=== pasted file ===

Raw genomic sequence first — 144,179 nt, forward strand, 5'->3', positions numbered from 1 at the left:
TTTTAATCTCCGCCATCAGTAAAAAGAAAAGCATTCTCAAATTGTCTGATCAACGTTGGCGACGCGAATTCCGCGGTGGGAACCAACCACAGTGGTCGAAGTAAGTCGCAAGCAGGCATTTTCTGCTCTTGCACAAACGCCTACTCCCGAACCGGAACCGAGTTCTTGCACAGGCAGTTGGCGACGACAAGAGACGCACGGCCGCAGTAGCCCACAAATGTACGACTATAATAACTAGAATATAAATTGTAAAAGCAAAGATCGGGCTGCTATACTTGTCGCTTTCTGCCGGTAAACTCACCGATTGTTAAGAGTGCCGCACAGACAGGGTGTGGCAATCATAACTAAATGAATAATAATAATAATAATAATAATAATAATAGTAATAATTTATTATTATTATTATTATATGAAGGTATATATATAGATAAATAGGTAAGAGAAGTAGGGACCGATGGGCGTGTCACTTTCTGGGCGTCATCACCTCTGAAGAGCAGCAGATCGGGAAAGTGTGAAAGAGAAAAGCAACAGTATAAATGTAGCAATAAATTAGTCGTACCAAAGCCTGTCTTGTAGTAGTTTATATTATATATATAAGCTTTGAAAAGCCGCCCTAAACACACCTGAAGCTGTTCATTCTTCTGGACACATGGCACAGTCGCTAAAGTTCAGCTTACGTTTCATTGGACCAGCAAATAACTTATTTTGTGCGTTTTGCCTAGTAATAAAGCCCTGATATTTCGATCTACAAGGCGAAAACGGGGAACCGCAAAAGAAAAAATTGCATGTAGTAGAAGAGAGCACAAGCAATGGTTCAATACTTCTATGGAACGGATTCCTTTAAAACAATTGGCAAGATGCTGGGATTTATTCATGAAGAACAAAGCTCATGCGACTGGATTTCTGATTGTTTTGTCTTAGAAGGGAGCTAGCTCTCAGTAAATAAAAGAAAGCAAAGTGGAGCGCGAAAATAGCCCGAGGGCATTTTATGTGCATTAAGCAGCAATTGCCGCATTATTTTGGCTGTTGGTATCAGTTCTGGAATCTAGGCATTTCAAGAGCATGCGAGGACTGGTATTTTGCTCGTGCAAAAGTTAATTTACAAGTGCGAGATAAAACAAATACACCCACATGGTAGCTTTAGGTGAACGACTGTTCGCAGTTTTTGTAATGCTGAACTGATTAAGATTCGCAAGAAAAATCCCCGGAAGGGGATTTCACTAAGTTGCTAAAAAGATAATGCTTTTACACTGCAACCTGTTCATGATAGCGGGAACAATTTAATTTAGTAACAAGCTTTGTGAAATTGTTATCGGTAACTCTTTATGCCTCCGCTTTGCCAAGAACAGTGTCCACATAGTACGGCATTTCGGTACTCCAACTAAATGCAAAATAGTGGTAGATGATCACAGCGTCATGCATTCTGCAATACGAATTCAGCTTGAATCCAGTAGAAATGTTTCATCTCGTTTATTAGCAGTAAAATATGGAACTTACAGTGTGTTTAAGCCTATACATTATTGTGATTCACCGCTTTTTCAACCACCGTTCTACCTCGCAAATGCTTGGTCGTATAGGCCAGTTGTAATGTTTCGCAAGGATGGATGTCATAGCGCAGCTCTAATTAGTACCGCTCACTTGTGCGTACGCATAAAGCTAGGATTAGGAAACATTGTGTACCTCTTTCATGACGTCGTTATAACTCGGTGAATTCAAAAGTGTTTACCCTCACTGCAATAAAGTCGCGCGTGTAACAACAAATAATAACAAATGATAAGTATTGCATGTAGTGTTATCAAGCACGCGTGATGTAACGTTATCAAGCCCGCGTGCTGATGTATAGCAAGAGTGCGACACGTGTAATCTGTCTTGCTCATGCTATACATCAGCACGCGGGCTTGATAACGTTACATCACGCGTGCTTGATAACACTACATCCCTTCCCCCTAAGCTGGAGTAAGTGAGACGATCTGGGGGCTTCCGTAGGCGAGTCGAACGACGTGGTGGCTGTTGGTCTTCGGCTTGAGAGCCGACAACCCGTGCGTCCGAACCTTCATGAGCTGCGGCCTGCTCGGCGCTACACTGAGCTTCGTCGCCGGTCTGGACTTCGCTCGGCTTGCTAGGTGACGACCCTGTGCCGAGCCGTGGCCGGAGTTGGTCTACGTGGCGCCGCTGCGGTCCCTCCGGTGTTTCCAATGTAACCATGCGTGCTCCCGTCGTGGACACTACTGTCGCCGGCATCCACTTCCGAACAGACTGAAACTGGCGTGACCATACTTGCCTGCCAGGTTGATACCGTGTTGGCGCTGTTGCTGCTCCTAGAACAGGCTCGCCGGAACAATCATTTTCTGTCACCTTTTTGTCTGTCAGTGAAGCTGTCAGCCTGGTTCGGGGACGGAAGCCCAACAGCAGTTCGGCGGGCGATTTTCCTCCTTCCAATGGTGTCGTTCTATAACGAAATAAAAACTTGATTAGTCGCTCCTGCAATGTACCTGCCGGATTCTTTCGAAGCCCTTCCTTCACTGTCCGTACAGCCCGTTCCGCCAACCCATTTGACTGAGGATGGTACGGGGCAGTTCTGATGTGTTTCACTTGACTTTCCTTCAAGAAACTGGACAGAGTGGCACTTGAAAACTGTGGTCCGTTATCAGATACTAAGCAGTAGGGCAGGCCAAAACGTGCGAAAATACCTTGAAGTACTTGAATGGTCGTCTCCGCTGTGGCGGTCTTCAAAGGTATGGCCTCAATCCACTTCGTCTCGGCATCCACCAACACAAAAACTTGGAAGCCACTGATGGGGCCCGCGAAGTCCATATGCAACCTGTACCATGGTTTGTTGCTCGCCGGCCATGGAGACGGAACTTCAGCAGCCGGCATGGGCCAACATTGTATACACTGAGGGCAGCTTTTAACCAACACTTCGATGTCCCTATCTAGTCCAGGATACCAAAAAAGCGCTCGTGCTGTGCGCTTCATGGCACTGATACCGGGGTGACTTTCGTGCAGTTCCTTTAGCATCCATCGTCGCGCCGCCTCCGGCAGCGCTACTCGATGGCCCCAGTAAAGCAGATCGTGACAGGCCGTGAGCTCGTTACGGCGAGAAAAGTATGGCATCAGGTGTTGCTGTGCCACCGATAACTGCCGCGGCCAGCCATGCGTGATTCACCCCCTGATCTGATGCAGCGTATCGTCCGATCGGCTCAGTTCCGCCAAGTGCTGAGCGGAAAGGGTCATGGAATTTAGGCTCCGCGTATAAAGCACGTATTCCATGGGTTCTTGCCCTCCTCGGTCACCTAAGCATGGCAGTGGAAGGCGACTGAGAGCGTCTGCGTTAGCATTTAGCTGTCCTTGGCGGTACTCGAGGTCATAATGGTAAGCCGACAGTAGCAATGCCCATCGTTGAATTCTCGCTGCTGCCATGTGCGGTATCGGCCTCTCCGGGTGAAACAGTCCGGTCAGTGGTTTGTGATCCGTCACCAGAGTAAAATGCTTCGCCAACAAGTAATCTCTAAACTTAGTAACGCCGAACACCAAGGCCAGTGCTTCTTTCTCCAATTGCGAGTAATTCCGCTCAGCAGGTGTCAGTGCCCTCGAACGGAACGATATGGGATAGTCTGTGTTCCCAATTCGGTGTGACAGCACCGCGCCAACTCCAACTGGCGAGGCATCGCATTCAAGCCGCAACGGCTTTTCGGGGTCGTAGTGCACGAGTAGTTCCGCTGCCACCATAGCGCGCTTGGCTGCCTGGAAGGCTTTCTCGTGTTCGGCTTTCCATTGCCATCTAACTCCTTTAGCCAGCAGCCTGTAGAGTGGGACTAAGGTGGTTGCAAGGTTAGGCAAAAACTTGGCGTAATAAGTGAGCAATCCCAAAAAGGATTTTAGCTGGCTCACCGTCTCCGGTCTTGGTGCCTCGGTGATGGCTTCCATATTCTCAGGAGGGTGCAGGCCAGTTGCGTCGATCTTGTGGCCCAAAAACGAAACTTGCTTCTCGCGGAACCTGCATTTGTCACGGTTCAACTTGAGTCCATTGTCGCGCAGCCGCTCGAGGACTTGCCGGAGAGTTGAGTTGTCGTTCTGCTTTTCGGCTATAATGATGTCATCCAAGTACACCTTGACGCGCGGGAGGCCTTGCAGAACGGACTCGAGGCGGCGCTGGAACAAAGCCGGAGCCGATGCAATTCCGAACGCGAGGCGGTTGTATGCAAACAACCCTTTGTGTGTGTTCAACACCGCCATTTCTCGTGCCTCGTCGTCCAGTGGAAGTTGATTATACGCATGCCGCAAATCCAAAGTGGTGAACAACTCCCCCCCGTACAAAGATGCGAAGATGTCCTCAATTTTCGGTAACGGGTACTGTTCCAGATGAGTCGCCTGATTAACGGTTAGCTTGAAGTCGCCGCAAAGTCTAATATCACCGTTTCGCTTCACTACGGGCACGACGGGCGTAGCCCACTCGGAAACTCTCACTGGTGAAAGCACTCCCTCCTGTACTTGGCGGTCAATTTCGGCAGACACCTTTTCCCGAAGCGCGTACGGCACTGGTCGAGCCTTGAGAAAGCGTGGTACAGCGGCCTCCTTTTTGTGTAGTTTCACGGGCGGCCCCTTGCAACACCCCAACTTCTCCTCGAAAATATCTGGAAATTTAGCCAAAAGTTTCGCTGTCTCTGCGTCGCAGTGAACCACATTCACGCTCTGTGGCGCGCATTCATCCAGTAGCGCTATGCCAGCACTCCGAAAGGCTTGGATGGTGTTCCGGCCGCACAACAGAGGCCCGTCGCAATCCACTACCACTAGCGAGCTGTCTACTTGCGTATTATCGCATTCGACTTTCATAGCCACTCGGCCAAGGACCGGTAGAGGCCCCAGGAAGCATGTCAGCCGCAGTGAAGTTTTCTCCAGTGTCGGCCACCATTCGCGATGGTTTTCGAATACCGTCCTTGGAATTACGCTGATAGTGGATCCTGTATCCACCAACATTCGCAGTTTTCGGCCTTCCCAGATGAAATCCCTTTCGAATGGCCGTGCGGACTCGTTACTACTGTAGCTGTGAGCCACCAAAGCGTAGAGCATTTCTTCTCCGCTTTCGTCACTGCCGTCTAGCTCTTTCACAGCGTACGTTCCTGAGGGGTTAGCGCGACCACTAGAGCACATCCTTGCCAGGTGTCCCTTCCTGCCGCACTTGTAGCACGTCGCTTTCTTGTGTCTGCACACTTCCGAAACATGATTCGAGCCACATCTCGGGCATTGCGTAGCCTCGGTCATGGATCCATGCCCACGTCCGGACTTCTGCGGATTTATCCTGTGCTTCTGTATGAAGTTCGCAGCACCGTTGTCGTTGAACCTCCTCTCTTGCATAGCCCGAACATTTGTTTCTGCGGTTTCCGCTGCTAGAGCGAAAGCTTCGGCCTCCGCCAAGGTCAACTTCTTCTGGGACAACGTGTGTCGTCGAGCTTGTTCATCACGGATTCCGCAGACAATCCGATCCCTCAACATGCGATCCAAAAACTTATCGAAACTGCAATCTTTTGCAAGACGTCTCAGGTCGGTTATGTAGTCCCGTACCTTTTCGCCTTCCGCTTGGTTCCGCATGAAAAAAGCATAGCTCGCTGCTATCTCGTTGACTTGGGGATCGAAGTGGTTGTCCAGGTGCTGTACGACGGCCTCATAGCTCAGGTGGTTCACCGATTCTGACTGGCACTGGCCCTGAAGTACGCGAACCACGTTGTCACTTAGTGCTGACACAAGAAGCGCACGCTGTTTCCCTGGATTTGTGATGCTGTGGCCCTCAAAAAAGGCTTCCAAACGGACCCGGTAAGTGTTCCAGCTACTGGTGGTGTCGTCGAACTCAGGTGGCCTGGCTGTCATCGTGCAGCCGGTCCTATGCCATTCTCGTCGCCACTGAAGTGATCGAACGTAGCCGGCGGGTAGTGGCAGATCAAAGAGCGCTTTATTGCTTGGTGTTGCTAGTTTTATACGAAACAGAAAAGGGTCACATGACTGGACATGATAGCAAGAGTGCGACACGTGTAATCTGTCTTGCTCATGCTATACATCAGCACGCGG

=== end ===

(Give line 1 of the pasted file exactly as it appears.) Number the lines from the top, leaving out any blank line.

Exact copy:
Raw genomic sequence first — 144,179 nt, forward strand, 5'->3', positions numbered from 1 at the left: